Going by the common beliefs, tea was perfected in Japan. Soon after it came to Japan from China, it became an important part of the Japanese society. From Monks to Samurais, tea became a part of everyday life. It also became an important part of Japanese culture as educated women were expected to have the best tea making skills. Japan is known for its historical tea ceremonies that date back to the mid 1500s.
Tea was also recognized among the elite class of the Japanese society for its medicinal properties. Color and fragrance are of utmost importance to the Japanese people when it comes to tea.
Green tea remains to be the most preferred type of tea in Japan. Matcha, a powdered tea used for tea ceremonies, come second followed by Sencha, Bancha and Gyokuro.
Tea arrived in Russia in around 17th century. Due to the shortage of availability, tea was confined to the elite class that could afford it. As the import grew in terms of amount, tea became an integral part of the Russian lifestyle as more and more people could find it in the market in abundance and for a cheap price.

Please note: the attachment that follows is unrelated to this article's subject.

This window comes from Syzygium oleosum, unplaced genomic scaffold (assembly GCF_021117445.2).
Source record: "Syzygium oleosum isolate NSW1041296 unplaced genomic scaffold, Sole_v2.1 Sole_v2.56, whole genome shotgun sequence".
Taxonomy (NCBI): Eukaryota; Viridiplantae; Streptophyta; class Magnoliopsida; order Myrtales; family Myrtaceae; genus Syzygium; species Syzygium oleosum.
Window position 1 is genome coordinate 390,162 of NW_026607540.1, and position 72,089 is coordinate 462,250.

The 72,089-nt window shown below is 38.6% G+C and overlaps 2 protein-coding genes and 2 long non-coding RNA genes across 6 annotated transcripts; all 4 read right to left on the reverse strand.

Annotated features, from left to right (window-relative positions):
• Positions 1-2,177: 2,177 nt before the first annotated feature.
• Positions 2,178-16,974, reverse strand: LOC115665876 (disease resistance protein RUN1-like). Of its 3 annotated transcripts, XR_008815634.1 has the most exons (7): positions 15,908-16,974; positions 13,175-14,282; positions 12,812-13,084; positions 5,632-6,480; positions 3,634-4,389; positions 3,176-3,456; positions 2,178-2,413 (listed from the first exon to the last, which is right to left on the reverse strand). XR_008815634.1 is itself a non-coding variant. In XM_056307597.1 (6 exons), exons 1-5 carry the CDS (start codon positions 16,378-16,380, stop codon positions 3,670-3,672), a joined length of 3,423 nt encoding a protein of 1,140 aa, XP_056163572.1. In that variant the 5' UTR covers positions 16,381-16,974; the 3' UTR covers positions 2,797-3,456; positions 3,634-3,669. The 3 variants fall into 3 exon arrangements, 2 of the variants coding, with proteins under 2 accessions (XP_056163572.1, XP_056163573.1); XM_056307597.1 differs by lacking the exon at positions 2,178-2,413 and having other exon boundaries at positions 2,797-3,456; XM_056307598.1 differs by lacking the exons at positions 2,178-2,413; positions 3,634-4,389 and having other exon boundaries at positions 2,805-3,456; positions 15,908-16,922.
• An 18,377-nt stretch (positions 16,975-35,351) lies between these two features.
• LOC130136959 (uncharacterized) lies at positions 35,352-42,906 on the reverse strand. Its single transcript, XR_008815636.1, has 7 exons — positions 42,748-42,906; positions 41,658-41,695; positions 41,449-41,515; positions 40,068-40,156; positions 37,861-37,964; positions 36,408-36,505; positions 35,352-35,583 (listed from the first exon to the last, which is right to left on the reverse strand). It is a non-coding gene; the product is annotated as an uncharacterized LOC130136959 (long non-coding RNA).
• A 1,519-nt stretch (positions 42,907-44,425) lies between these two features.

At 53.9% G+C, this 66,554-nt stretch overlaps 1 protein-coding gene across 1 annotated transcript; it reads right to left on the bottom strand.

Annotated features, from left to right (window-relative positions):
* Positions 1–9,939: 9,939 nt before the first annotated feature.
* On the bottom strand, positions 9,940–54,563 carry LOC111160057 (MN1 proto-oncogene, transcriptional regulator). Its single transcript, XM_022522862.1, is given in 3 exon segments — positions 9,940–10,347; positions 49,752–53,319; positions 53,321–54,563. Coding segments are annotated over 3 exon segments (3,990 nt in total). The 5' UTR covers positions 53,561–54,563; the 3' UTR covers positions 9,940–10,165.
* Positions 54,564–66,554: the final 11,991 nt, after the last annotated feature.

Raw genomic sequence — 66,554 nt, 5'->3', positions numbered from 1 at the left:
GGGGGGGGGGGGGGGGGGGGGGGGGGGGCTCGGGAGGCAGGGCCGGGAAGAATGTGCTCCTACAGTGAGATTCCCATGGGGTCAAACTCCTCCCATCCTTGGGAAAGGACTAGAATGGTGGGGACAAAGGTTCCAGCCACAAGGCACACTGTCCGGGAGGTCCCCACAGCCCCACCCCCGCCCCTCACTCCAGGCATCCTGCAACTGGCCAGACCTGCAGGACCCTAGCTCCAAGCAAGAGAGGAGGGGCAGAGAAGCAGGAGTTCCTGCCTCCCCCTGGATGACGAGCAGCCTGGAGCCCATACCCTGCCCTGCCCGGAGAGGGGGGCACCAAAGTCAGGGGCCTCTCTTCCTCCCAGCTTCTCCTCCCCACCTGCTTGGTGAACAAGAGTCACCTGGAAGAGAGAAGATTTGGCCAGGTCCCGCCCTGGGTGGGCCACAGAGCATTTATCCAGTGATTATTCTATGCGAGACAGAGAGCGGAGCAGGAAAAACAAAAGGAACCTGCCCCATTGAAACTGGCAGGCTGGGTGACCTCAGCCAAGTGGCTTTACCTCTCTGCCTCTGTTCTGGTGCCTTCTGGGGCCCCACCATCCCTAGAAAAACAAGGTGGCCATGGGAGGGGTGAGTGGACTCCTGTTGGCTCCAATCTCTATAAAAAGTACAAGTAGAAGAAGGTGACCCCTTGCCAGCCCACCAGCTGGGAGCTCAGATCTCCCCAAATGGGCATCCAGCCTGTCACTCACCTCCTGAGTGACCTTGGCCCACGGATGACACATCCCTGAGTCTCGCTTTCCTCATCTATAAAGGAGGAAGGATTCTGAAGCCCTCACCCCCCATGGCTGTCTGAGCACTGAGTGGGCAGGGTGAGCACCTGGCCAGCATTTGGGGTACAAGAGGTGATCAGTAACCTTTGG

Russia is famous for Samovar that is an ancient vessel for making tea. It is a decorative urn that could hold hot water in a chamber and also had an inner chamber that had heated coal. On top of it rested a teapot that contained tscheinik, Japan’s very own strong tea. Whenever someone wanted a cup, they poured tscheinik and mixed it with hot water from the samovar. Samovar soon became an important part of Japanese culture and hospitality. It has also been mentioned multiple times in Russian literature by various authors. Russians prefer blended teas from India and Sri Lanka, smoked to perfection. Russian cup of tea is usually accompanied by sweets and sugar cubes. Homemade jam is also a popular accompaniment.
The British are known for their tea culture. Introduced in the mid 1600s, tea was consumed by just the elite because of its high price. Soon tea became a drink of the common man and widely available in the tea houses. British were soon known by their ‘tea-times’ and recognized by their morning, afternoon and evening tea culture.
English people are known for their ‘Afternoon Tea’ that refers to the tea break in the afternoon accompanied by savories, sandwiches, scones, Devonshire cream and cakes. Even today, afternoon tea is synonymous to the British.
English prefer black tea the most and have one named after them, known as the English Breakfast Tea. Darjeeling Tea of Indian origin and Earl Grey are also English favorites.
Americans are known for popularizing iced-tea as they introduced it to the tea culture in 1904. The movement for American Independence also started with tea in the year 1773.